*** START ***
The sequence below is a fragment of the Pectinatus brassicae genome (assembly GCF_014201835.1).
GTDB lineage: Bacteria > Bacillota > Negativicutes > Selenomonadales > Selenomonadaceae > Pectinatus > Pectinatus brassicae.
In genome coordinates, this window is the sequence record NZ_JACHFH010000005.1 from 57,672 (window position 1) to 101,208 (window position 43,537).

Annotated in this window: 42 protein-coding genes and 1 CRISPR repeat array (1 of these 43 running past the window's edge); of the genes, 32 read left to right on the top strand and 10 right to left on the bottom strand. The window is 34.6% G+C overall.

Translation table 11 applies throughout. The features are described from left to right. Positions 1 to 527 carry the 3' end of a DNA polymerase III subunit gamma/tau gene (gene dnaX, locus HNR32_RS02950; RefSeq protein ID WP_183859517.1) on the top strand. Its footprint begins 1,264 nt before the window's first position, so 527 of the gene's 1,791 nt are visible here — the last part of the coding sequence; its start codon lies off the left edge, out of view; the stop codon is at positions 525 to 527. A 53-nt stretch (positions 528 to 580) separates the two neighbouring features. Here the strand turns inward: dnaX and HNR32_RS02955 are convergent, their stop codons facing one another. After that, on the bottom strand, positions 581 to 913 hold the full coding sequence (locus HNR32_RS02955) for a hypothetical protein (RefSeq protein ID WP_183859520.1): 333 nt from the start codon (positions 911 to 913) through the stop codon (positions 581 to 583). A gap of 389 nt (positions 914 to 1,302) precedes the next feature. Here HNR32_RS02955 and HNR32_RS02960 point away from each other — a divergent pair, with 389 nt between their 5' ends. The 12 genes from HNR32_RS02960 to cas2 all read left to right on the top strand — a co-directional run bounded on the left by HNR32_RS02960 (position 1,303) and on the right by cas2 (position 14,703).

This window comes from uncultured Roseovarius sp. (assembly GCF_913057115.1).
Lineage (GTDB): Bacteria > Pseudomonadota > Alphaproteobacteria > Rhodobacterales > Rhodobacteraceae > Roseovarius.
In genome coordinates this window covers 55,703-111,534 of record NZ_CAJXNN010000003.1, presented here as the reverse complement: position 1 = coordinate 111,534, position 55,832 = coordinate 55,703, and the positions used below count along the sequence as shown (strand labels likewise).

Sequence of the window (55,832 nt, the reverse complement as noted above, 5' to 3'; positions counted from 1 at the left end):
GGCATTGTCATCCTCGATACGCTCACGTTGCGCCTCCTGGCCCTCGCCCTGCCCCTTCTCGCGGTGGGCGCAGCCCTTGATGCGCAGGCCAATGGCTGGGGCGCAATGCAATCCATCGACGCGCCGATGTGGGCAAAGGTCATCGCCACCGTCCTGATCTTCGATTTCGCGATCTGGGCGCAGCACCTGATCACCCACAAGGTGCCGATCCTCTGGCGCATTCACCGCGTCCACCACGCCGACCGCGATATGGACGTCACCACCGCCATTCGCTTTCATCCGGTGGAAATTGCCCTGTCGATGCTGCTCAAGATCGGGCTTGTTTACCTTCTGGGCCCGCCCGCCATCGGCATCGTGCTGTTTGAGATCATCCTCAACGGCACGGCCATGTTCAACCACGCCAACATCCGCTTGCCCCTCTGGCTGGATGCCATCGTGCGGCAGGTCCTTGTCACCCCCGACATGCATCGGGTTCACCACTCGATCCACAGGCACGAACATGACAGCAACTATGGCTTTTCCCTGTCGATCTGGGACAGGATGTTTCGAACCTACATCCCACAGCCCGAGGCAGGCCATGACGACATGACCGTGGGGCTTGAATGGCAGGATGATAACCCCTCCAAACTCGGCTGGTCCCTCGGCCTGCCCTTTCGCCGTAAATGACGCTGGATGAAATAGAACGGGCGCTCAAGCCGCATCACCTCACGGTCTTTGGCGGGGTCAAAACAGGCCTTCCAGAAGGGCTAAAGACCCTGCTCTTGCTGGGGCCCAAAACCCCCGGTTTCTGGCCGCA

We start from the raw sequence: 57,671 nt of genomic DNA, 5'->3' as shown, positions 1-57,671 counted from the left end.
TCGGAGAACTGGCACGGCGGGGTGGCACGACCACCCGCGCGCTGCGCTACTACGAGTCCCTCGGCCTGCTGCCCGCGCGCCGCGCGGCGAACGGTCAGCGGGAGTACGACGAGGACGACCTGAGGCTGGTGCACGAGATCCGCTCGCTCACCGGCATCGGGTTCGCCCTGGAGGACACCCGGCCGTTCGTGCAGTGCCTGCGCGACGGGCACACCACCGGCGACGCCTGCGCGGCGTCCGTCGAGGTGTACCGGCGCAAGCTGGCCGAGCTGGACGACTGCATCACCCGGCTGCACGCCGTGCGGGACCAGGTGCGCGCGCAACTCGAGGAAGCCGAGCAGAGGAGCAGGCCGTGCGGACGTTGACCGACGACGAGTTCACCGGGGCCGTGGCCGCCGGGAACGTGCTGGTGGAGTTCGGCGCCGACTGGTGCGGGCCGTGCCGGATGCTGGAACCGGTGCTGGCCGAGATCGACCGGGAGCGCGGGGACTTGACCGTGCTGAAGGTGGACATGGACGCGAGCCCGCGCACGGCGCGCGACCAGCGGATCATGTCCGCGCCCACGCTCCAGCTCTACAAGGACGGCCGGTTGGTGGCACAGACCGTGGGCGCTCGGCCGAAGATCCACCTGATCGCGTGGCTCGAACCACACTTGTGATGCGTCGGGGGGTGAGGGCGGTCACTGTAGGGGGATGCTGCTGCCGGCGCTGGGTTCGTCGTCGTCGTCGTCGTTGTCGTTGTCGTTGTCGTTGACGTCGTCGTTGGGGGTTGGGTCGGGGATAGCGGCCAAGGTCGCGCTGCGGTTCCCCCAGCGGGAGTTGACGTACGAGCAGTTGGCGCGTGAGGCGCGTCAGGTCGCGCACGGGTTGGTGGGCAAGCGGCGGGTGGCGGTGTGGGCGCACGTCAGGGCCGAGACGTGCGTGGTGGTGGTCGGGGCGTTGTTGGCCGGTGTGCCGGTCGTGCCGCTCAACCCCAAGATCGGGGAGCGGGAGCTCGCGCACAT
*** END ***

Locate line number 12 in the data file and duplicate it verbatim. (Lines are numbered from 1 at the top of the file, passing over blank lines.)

TCGGAGAACTGGCACGGCGGGGTGGCACGACCACCCGCGCGCTGCGCTACTACGAGTCCCTCGGCCTGCTGCCCGCGCGCCGCGCGGCGAACGGTCAGCGGGAGTACGACGAGGACGACCTGAGGCTGGTGCACGAGATCCGCTCGCTCACCGGCATCGGGTTCGCCCTGGAGGACACCCGGCCGTTCGTGCAGTGCCTGCGCGACGGGCACACCACCGGCGACGCCTGCGCGGCGTCCGTCGAGGTGTACCGGCGCAAGCTGGCCGAGCTGGACGACTGCATCACCCGGCTGCACGCCGTGCGGGACCAGGTGCGCGCGCAACTCGAGGAAGCCGAGCAGAGGAGCAGGCCGTGCGGACGTTGACCGACGACGAGTTCACCGGGGCCGTGGCCGCCGGGAACGTGCTGGTGGAGTTCGGCGCCGACTGGTGCGGGCCGTGCCGGATGCTGGAACCGGTGCTGGCCGAGATCGACCGGGAGCGCGGGGACTTGACCGTGCTGAAGGTGGACATGGACGCGAGCCCGCGCACGGCGCGCGACCAGCGGATCATGTCCGCGCCCACGCTCCAGCTCTACAAGGACGGCCGGTTGGTGGCACAGACCGTGGGCGCTCGGCCGAAGATCCACCTGATCGCGTGGCTCGAACCACACTTGTGATGCGTCGGGGGGTGAGGGCGGTCACTGTAGGGGGATGCTGCTGCCGGCGCTGGGTTCGTCGTCGTCGTCGTCGTTGTCGTTGTCGTTGTCGTTGACGTCGTCGTTGGGGGTTGGGTCGGGGATAGCGGCCAAGGTCGCGCTGCGGTTCCCCCAGCGGGAGTTGACGTACGAGCAGTTGGCGCGTGAGGCGCGTCAGGTCGCGCACGGGTTGGTGGGCAAGCGGCGGGTGGCGGTGTGGGCGCACGTCAGGGCCGAGACGTGCGTGGTGGTGGTCGGGGCGTTGTTGGCCGGTGTGCCGGTCGTGCCGCTCAACCCCAAGATCGGGGAGCGGGAGCTCGCGCACAT